It’s also worth mentioning that these movies come at a time when Smith is making a major career turn in the direction of horror (Tusk is the first in his slated Great White North trilogy; I can’t wait for 2016’s Moose Jaws). So here’s my two cents on Tusk, which I recommend to anyone who has ever been a fan of the director, or simply to fans of campy horror who may have been just as turned off by him in the past as I was.

Tusk (on DVD)
Tusk movie

Tusk is a very odd movie, so I’ll give it an odd comparison: It’s essentially one part Wes Anderson’s The Life Aquatic with Steve Zissou and two parts The Human Centipede. Unfortunately, I can’t get too far into the particulars of this description. Even though the underlying premise is hinted at largely both in the title and in the film’s trailer, its climax relies on an underlying conceit that makes it of the “just go in blind and watch it” variety.

Here’s what I can tell you in order to see if this is your cup of tea:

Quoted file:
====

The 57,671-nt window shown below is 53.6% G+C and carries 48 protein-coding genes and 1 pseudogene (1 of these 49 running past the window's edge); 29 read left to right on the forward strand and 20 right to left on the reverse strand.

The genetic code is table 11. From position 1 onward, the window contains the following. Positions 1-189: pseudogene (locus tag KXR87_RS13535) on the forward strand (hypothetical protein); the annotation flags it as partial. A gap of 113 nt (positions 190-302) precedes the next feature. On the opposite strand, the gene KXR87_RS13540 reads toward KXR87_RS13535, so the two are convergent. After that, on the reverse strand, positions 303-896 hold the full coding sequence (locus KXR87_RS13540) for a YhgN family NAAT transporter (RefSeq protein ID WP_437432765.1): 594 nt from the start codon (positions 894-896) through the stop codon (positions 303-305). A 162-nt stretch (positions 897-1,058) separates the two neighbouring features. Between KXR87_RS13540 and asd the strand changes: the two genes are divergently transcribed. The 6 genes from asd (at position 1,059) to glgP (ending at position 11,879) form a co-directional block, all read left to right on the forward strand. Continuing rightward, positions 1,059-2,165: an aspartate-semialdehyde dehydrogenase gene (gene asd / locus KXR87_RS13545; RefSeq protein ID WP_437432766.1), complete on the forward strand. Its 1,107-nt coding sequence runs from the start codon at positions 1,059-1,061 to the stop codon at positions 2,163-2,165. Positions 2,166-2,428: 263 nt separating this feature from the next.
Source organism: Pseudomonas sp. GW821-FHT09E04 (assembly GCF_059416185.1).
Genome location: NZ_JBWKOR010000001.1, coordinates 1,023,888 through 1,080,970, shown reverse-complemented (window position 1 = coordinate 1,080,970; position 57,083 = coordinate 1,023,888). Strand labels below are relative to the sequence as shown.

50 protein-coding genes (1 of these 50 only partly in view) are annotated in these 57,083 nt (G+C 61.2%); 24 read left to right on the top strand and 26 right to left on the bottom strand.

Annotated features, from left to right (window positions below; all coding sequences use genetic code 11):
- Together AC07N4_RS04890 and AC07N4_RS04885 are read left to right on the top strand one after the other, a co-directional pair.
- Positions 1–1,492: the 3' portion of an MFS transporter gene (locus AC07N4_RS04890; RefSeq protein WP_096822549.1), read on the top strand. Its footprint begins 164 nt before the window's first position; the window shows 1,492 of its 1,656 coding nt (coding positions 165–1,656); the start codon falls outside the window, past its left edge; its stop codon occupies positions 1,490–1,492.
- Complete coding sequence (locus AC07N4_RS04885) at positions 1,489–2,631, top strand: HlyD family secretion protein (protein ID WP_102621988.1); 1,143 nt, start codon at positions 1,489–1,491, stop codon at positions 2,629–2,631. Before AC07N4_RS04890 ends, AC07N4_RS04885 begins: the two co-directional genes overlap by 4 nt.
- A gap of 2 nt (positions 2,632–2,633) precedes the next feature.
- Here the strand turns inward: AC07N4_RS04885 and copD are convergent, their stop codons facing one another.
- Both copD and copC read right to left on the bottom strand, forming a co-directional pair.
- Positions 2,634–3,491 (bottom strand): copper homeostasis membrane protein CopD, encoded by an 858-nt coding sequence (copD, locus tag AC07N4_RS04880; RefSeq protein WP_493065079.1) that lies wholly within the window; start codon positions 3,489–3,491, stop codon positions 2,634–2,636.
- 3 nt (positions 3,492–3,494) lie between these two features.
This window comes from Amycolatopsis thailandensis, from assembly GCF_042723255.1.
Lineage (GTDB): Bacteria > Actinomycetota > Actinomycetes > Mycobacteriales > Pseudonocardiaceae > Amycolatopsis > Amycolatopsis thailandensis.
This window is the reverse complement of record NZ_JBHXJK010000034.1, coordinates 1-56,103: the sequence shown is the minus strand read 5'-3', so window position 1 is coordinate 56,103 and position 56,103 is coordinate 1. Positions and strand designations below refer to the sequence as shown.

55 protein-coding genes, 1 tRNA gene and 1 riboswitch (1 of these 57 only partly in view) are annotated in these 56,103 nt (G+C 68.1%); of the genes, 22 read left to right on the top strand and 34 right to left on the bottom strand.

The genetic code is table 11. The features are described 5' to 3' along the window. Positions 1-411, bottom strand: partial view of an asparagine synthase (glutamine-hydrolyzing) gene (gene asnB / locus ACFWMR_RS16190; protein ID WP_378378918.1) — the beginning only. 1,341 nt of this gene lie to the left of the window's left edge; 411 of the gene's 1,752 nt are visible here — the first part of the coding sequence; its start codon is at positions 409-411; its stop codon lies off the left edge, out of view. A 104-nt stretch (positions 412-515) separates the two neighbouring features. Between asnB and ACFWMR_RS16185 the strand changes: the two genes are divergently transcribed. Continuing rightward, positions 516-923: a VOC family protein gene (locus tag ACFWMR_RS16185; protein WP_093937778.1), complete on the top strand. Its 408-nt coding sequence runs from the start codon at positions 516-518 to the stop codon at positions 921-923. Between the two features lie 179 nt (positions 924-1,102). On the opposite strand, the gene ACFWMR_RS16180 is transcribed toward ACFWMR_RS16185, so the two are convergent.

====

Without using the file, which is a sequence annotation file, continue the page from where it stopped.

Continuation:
Tusk introduces us to podcaster Wallace Bryton (Justin Long, in his most memorable performance since Drag Me to Hell). Wallace runs a show called “The Not-See Party” along with his bud Teddy (Haley-Joel Osment, 15 years removed from The Sixth Sense and looking like a plump, diminutive Hobbit extra).

Tusk Haley Joel Osment

Insert “I see dead people” pun here…

Wallace and Ted capitalize on the shame and misfortune of others. They’re exactly the kind of opportunistic media savages whom Joel Murray’s character Frank would have mowed down with an assault rifle in the brilliant black comedy God Bless America.

When the duo see a viral video of a dullard who mistakenly chopped off his leg with a samurai sword, Wallace travels to Canada, looking for a great freakshow interview. But things don’t quite pan out.